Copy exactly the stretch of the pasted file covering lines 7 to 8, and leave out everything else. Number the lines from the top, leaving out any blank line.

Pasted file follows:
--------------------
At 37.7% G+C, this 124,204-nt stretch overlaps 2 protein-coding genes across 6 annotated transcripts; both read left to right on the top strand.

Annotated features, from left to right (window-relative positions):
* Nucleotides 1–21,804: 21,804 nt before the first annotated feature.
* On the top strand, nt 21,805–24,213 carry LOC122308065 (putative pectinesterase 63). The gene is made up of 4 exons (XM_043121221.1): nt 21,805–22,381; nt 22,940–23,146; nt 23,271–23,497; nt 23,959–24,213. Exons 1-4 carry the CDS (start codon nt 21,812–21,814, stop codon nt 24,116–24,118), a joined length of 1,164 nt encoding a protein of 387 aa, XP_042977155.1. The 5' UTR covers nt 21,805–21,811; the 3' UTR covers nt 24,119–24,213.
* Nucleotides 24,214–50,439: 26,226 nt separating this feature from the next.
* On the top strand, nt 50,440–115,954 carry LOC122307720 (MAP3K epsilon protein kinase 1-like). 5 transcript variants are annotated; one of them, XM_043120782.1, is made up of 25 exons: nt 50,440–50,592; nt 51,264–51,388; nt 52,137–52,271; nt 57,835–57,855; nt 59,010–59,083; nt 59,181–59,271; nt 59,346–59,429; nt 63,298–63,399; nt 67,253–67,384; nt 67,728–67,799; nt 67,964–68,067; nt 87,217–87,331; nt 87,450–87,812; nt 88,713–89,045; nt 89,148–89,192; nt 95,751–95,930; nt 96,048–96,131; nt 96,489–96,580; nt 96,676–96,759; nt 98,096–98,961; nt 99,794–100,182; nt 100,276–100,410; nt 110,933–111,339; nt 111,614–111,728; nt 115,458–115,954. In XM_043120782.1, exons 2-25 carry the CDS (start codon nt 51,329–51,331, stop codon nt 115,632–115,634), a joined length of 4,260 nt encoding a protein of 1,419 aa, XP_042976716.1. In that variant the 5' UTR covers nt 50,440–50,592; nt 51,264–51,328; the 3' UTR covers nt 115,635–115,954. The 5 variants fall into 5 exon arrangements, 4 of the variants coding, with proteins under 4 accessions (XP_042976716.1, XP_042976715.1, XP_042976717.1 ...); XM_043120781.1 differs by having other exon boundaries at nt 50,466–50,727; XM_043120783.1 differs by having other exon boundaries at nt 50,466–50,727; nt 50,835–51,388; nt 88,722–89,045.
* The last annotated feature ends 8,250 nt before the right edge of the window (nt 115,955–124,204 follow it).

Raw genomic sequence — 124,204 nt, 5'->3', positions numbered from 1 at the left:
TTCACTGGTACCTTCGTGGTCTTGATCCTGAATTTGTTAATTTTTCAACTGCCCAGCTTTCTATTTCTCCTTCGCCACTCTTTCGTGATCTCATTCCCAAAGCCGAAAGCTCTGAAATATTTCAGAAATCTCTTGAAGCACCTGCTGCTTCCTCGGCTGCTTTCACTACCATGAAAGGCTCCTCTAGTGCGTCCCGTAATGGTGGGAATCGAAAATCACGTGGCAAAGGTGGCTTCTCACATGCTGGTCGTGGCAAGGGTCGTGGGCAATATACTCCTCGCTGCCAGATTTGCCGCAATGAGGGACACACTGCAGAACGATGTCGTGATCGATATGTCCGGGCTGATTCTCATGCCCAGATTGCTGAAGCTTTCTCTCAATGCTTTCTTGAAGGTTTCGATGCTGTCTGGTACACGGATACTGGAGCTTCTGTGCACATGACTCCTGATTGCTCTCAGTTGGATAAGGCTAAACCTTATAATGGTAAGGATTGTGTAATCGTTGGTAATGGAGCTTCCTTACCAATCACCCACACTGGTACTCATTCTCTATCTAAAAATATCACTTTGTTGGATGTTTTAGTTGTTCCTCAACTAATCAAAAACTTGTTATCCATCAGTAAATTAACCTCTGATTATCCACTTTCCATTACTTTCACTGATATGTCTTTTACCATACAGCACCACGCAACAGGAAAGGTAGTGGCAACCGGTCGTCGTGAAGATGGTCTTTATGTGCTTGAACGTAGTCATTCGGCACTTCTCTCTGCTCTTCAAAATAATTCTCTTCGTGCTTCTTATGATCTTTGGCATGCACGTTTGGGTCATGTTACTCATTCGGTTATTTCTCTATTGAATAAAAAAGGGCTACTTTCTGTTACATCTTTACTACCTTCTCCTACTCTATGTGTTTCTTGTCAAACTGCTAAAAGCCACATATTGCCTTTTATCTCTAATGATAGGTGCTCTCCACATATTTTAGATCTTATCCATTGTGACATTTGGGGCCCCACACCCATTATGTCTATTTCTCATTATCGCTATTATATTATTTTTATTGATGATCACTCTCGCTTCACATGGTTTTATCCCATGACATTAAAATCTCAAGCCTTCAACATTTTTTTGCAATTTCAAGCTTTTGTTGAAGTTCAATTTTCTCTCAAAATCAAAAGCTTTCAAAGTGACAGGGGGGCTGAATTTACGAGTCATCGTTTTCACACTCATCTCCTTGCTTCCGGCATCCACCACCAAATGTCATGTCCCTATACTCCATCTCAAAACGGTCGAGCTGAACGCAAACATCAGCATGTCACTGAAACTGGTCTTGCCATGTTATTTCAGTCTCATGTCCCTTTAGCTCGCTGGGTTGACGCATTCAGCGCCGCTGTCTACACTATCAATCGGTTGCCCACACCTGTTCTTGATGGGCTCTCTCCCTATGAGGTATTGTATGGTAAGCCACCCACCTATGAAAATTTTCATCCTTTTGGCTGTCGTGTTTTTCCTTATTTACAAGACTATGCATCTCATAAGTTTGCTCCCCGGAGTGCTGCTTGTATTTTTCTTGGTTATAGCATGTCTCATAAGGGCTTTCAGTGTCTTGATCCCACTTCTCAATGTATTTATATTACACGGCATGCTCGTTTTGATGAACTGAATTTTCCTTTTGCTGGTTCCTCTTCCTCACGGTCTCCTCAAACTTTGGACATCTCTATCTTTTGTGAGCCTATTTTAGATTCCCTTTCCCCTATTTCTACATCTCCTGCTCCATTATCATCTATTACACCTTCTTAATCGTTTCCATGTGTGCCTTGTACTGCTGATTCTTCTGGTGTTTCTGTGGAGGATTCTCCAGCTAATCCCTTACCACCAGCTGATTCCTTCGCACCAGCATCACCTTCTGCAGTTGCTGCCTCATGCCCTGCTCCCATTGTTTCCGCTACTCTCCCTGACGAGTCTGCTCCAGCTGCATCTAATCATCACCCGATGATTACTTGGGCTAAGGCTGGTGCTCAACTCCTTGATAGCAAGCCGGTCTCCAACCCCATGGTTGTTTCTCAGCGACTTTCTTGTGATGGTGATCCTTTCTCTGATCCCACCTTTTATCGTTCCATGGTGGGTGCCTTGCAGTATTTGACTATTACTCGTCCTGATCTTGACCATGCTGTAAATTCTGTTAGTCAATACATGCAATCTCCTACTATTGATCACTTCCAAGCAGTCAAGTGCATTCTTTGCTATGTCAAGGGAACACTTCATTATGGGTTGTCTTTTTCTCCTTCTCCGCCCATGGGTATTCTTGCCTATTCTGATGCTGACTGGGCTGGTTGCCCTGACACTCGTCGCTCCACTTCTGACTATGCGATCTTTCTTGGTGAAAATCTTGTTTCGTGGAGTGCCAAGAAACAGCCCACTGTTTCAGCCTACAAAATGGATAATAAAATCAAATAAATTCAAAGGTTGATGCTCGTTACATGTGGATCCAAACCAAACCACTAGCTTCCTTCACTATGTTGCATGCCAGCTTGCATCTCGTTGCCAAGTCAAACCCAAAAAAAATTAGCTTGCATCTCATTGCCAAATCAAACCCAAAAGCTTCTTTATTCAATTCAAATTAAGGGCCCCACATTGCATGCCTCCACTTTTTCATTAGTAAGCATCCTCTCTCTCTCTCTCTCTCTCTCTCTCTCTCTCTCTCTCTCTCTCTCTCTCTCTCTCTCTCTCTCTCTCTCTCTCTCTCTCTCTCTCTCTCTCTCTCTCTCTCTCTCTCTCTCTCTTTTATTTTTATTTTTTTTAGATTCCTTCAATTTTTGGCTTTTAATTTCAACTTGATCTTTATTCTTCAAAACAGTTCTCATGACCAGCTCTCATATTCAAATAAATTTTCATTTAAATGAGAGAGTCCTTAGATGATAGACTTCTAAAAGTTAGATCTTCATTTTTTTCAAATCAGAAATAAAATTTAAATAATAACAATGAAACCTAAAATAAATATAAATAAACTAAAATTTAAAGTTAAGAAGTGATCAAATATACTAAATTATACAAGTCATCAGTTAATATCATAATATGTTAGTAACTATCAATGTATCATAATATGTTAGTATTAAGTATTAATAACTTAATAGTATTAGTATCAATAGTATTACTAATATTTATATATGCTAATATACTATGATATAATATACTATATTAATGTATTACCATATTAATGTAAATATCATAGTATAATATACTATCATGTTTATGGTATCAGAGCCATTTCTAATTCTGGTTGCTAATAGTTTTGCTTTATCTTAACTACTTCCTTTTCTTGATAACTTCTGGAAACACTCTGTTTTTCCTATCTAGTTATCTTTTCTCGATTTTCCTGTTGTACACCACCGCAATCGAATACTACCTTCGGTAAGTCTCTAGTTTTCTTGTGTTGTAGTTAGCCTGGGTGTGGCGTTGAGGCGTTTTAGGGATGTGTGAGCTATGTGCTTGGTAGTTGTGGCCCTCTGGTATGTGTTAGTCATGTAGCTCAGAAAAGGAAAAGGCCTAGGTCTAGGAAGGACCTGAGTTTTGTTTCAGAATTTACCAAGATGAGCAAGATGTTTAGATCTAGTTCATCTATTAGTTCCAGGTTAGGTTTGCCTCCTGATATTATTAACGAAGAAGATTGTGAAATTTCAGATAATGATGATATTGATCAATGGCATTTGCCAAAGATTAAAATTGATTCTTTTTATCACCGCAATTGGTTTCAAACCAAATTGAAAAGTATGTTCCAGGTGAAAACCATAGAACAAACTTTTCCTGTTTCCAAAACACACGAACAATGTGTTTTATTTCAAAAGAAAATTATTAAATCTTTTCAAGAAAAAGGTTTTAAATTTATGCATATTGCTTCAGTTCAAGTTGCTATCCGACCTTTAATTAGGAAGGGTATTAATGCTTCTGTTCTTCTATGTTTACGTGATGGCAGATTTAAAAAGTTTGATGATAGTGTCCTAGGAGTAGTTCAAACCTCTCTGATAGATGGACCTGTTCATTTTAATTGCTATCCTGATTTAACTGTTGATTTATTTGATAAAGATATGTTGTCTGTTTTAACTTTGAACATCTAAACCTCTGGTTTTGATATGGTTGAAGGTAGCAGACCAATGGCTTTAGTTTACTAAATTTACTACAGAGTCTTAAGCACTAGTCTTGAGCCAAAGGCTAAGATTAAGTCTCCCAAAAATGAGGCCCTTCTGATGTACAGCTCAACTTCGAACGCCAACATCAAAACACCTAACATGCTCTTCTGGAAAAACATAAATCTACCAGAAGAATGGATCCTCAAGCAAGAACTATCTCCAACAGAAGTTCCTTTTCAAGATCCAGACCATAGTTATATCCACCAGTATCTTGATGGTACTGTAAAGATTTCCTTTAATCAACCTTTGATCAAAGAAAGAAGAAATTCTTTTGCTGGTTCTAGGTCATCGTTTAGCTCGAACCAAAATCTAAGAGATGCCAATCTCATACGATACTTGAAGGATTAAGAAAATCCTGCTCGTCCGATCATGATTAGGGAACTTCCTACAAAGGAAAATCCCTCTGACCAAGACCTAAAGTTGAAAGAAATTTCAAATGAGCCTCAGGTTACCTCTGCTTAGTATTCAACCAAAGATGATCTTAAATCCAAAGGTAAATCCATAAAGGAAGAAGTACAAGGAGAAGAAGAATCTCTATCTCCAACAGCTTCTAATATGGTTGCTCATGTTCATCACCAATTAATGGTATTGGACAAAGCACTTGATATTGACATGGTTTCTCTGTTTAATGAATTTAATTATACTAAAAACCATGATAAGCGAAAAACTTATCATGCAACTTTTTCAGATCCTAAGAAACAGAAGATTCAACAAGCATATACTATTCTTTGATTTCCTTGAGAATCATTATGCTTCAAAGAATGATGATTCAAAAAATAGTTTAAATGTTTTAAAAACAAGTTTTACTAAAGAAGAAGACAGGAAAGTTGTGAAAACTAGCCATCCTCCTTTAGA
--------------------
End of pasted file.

* The last annotated feature ends 8,250 nt before the right edge of the window (nt 115,955–124,204 follow it).

Raw genomic sequence — 124,204 nt, 5'->3', positions numbered from 1 at the left: